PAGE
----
Reviewers have universally proclaimed the new novel Lincoln in the Bardo as one of the most unique and remarkable books of the year, and we are barely into 2017.
The author is short story writer George Saunders whose other books at the Monrovia Public Library are Congratulations, by the way: Thoughts on Kindness and Pastoralia, both in the short story section. Winner of the MacArthur “Genius Grant” and an instructor in creative writing, Saunders commented, pre-publication, on his first novel Lincoln in the Bardo, by saying that it is closer to science fiction than to historical fiction. However, labels cannot apply to this magnificent work.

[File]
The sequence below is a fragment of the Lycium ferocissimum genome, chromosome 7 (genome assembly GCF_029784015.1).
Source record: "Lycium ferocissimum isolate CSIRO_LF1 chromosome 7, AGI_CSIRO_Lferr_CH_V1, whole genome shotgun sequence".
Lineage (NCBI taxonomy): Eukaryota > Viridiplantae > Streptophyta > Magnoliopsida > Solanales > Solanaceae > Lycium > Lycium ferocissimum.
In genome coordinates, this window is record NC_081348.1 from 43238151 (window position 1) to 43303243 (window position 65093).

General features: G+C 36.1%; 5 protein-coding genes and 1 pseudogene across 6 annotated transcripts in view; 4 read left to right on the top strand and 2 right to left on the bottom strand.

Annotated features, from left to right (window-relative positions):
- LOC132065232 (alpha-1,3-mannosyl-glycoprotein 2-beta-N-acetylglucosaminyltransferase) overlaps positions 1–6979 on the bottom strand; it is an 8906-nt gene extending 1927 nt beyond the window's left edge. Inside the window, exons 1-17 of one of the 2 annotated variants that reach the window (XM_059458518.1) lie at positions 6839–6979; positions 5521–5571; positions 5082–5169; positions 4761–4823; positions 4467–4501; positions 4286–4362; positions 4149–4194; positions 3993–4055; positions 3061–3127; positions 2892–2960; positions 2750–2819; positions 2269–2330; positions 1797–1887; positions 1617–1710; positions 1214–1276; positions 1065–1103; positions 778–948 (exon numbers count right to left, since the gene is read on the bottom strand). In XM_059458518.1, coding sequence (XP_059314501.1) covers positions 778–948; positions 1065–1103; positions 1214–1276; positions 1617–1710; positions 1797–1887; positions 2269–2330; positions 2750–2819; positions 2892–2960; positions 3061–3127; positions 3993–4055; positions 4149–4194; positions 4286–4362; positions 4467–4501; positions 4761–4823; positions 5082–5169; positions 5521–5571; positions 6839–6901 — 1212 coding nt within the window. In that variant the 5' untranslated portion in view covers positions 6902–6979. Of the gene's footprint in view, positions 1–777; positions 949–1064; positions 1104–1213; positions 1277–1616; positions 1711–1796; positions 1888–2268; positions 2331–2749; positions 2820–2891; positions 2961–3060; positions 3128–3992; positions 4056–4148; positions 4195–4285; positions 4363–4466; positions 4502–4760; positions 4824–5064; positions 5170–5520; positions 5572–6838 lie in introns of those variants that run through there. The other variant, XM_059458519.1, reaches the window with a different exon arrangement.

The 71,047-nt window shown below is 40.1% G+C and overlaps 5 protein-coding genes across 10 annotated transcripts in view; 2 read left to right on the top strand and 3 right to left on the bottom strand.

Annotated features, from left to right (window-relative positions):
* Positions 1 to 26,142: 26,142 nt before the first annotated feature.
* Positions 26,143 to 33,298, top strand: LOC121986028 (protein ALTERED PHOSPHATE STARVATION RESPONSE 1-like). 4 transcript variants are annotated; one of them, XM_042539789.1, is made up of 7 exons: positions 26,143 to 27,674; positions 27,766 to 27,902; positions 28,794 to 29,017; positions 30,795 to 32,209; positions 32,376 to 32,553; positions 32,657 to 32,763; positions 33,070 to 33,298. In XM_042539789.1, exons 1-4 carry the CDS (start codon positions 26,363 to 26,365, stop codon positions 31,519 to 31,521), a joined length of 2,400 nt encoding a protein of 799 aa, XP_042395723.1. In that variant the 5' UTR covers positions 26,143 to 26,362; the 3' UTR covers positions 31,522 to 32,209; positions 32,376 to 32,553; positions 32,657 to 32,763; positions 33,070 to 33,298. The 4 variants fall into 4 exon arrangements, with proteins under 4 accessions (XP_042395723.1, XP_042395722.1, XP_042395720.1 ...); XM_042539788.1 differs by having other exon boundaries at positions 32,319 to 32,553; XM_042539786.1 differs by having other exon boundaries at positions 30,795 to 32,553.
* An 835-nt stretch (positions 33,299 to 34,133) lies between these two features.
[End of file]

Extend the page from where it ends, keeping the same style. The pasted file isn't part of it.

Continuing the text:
First, what is the definition of bardo? In Tibetan Buddhism it is the transitional stage between life and death. With history showing that Abraham Lincoln lost to typhoid his youngest and favorite son Willie, the book steers Lincoln to the graveyard where Willie is buried and there comes upon the souls of those who are dead and buried still trapped by the notion that they are alive. Willie is one of those lingering, resisting death, while he awaits his father’s visit to his crypt. While Lincoln cannot hear the stories the dead tell, the departed let loose with dialog and tales of their own incomplete lives. It is Lincoln’s visit that prompts these beings to move from their transitional state.
The Wall Street Journal titled its review of Lincoln in the Bardo A Gospel of Compassion and indeed it is a deeply moving and very original book.